I have a great deal of sympathy for many parts of the Bill. I hope that no one will disagree that we should attempt to improve accommodation standards. We should improve local authority houses, owner-occupied houses and privately rented houses.

We must consider the practical effect of the proposals. The Bill is extremely complicated. There is no doubt about that. The hon. Member for Swansea, East introduced the Bill succinctly, but it contains 37 clauses and 6 schedules, most of which have considerable implications. Even with the hon. Gentleman's expertise in the House, he did not do justice to all the points in the Bill. With my modest experience, I am well aware that the longer a Bill is, the more complicated it becomes and the more implications there are were the Bill to become an Act.

Mr. Porter

It is a long and complicated Bill. One of the shorter clauses is clause 28, which says:

There shall be paid out of money provided by Parliament—

  1. (a) any expenses incurred by a local housing authority or by the Secretary of State in the exercise of their powers under this Act; and
  2. (b) any increase attributable to this Act in the sums payable out of such moneys under any other Act.
In all my delvings into the Bill, I can find no sign of what it might cost the individual householder, the local authorities or the Secretary of State. More to the point, I cannot find any sign as to what effect it might have on the availability of such accommodation for those people who desperately need it, and, for those who are able to acquire it, what the effect will be on rents.

Mr. Powley

My hon. Friend is right to raise such an important question. I intended to pay attention to that matter, so perhaps I should refer to it now. Clause 28 is one of the briefest clauses i:n a complicated Bill, but it mentions very little indeed. There are severe financial implications for local authorities, for the Government and for the owners of such property, but little or no mention is made of any of them.

There are considerable implications for the local authorities. Having been through the local government scene I recognise the financial constraints within local government. Indeed, I support constraints being put on local authorities because of their very nature and the effect that they could have within the general economic scene. I receive representations from my local authority. I disagree with Norwich city council on some things but on others I agree with it.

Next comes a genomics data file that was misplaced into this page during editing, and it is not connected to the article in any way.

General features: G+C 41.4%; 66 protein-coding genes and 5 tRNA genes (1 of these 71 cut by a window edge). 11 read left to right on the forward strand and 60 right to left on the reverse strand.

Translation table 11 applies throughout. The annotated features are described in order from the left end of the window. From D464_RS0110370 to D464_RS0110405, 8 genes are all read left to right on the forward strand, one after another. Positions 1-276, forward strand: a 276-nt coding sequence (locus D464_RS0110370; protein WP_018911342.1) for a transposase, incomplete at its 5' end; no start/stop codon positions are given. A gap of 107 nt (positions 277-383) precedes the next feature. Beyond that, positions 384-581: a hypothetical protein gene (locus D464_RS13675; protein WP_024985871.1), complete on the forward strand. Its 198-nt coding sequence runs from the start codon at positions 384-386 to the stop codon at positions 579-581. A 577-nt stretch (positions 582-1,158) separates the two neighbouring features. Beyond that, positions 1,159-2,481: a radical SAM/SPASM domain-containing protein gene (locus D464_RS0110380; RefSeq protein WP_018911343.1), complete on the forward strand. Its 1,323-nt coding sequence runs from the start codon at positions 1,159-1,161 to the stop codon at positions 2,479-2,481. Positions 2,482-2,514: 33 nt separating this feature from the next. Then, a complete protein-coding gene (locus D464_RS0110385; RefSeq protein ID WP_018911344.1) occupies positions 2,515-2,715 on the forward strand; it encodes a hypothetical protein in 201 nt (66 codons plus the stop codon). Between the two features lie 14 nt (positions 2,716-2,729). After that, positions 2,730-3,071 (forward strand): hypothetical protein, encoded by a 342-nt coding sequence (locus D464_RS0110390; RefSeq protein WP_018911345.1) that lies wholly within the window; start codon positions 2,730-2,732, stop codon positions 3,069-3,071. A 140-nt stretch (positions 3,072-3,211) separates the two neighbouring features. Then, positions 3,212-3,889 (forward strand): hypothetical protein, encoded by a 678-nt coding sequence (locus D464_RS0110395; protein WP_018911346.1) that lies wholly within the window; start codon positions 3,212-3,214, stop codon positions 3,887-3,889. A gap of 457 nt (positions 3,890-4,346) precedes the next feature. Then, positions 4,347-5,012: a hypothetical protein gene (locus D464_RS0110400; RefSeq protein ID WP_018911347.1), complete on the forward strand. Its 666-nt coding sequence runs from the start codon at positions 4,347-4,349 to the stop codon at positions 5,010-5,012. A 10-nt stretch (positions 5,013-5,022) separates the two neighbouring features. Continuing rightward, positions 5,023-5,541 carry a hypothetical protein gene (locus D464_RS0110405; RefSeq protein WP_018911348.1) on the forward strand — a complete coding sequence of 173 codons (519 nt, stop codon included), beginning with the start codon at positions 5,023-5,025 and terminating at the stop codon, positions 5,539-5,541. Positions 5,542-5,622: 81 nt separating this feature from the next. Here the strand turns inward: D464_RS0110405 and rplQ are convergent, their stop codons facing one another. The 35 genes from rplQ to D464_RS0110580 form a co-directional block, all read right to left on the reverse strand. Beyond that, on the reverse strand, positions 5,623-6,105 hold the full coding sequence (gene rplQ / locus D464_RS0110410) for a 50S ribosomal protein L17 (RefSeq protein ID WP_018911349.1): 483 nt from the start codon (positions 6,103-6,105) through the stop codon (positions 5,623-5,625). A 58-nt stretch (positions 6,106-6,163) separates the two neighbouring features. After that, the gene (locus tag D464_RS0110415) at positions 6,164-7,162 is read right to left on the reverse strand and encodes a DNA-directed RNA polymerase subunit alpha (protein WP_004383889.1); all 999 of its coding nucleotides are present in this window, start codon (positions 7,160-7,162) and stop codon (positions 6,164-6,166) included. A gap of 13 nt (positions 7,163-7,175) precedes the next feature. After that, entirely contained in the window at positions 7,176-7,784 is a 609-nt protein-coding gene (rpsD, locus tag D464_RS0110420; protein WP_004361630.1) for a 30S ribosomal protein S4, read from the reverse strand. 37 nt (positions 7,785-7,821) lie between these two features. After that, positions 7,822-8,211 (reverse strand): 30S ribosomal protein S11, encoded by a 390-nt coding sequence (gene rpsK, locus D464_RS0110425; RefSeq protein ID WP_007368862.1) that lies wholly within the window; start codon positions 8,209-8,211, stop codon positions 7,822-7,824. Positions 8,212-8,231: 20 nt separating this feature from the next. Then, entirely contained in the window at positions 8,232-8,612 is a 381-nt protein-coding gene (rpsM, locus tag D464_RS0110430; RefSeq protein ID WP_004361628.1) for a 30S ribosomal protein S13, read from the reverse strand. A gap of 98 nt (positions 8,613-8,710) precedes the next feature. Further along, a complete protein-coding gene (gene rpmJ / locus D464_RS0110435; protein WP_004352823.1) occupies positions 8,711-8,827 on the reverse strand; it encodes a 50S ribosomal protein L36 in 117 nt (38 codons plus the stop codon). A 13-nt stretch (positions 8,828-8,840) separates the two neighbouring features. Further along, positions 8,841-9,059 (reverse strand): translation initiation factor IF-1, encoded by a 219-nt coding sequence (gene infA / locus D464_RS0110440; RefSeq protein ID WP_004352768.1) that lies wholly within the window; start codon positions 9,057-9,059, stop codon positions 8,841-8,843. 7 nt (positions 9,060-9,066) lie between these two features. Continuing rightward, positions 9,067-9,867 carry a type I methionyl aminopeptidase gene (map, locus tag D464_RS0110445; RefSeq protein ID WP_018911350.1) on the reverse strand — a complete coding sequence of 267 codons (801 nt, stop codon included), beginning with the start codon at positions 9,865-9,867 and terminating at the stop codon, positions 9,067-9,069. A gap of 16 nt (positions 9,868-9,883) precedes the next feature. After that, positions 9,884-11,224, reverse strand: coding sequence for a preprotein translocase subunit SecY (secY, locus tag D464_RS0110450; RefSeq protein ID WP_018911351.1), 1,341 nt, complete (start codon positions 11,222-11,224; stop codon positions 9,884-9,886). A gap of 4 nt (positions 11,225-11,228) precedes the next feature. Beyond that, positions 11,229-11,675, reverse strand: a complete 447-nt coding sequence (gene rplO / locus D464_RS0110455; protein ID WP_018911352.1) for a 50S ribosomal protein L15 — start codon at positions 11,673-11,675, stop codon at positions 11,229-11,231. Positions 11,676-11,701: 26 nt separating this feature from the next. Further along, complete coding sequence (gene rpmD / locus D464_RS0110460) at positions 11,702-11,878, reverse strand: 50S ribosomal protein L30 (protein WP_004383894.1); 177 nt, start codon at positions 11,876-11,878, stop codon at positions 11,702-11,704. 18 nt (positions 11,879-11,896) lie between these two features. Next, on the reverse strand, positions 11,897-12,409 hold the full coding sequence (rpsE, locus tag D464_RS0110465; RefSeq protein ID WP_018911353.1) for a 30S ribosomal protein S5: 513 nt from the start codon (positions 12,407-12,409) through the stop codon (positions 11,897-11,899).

I receive representations from my local authority about the financial effects of legislation that Parliament is imposing on it. It makes representations about its financial obligations to the various component parts of my constituency. There is nothing in the Bill about the financial constraints that should be imposed on local government — how it would find the money or how it would compete with the other priorities within the local authority area. Local authorities have other priorities to consider. The Bill, were it to be enacted in this form, would have to take its place within the priorities that the local authorities determine for such legislation.

Mr. Humfrey Malins (Croydon, North-West)

The payment for bed and breakfast accommodation comes from the DHSS, which is Government money. As the Government are paying the money out to the DHSS for bed and breakfast landlords, have they not a duty to ensure that the standards of that accommodation are adequate?

Mr. Powley

I made that point briefly earlier on when I said that we are all concerned about standards of accommodation, whether it be bed and breakfast, bedsit, or any dwelling.

As I understand it, allowances are not paid by the DHSS to landlords. The DHSS makes the payment to the tenant of the accommodation and the tenant then transfers the amount to the landlord. I am sure that in the majority of cases that is what happens.

In Norwich there are houses in multiple occupation. Landlords complain to me that some tenants—only a small minority—do not transmit the money that they receive from the DHSS to the landlord to whom they should pay rent. As a result, a number of landlords in Norwich have been denied the money rightly and properly paid by the DHSS to tenants for the accommodation. That is another part of the financial problem to which my hon. Friend the Member for Wirral, South (Mr. Porter) referred.